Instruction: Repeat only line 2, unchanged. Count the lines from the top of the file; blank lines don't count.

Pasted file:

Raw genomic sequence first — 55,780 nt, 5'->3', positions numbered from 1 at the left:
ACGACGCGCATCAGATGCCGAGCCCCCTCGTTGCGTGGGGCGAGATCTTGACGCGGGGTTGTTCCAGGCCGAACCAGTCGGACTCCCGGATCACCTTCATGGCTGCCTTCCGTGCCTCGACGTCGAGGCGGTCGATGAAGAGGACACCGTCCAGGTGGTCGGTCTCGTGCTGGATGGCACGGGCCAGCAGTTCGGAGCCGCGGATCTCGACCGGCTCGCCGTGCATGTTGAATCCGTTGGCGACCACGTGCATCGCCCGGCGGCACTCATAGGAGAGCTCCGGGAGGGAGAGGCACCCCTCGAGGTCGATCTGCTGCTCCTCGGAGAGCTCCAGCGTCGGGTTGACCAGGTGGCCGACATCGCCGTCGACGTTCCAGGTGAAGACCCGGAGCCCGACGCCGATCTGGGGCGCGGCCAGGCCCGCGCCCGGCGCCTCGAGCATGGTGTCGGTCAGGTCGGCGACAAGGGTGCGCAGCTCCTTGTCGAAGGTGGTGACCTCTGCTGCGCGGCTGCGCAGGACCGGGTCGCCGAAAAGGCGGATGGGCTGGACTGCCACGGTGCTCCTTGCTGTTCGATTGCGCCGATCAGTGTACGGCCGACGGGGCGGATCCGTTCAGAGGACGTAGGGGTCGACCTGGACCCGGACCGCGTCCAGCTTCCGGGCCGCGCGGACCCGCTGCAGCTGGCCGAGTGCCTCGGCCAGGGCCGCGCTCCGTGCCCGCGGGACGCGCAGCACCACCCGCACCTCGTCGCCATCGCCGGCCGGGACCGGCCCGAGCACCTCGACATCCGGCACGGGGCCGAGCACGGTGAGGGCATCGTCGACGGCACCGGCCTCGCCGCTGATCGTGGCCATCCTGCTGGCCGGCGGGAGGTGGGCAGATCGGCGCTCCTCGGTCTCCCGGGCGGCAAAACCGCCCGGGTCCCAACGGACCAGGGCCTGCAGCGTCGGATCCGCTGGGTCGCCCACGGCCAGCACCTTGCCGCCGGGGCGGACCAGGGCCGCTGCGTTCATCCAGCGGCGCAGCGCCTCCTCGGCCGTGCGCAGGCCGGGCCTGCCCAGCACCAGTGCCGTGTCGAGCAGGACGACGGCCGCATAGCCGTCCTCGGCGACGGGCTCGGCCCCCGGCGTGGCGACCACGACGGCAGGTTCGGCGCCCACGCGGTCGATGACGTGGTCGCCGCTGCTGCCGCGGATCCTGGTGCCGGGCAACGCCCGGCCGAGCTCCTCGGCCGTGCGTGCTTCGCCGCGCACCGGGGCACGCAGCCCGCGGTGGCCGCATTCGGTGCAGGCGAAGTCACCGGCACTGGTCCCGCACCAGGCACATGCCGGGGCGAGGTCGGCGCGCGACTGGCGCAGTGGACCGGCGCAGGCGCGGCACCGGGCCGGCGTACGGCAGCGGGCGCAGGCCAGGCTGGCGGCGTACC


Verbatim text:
ACGACGCGCATCAGATGCCGAGCCCCCTCGTTGCGTGGGGCGAGATCTTGACGCGGGGTTGTTCCAGGCCGAACCAGTCGGACTCCCGGATCACCTTCATGGCTGCCTTCCGTGCCTCGACGTCGAGGCGGTCGATGAAGAGGACACCGTCCAGGTGGTCGGTCTCGTGCTGGATGGCACGGGCCAGCAGTTCGGAGCCGCGGATCTCGACCGGCTCGCCGTGCATGTTGAATCCGTTGGCGACCACGTGCATCGCCCGGCGGCACTCATAGGAGAGCTCCGGGAGGGAGAGGCACCCCTCGAGGTCGATCTGCTGCTCCTCGGAGAGCTCCAGCGTCGGGTTGACCAGGTGGCCGACATCGCCGTCGACGTTCCAGGTGAAGACCCGGAGCCCGACGCCGATCTGGGGCGCGGCCAGGCCCGCGCCCGGCGCCTCGAGCATGGTGTCGGTCAGGTCGGCGACAAGGGTGCGCAGCTCCTTGTCGAAGGTGGTGACCTCTGCTGCGCGGCTGCGCAGGACCGGGTCGCCGAAAAGGCGGATGGGCTGGACTGCCACGGTGCTCCTTGCTGTTCGATTGCGCCGATCAGTGTACGGCCGACGGGGCGGATCCGTTCAGAGGACGTAGGGGTCGACCTGGACCCGGACCGCGTCCAGCTTCCGGGCCGCGCGGACCCGCTGCAGCTGGCCGAGTGCCTCGGCCAGGGCCGCGCTCCGTGCCCGCGGGACGCGCAGCACCACCCGCACCTCGTCGCCATCGCCGGCCGGGACCGGCCCGAGCACCTCGACATCCGGCACGGGGCCGAGCACGGTGAGGGCATCGTCGACGGCACCGGCCTCGCCGCTGATCGTGGCCATCCTGCTGGCCGGCGGGAGGTGGGCAGATCGGCGCTCCTCGGTCTCCCGGGCGGCAAAACCGCCCGGGTCCCAACGGACCAGGGCCTGCAGCGTCGGATCCGCTGGGTCGCCCACGGCCAGCACCTTGCCGCCGGGGCGGACCAGGGCCGCTGCGTTCATCCAGCGGCGCAGCGCCTCCTCGGCCGTGCGCAGGCCGGGCCTGCCCAGCACCAGTGCCGTGTCGAGCAGGACGACGGCCGCATAGCCGTCCTCGGCGACGGGCTCGGCCCCCGGCGTGGCGACCACGACGGCAGGTTCGGCGCCCACGCGGTCGATGACGTGGTCGCCGCTGCTGCCGCGGATCCTGGTGCCGGGCAACGCCCGGCCGAGCTCCTCGGCCGTGCGTGCTTCGCCGCGCACCGGGGCACGCAGCCCGCGGTGGCCGCATTCGGTGCAGGCGAAGTCACCGGCACTGGTCCCGCACCAGGCACATGCCGGGGCGAGGTCGGCGCGCGACTGGCGCAGTGGACCGGCGCAGGCGCGGCACCGGGCCGGCGTACGGCAGCGGGCGCAGGCCAGGCTGGCGGCGTACC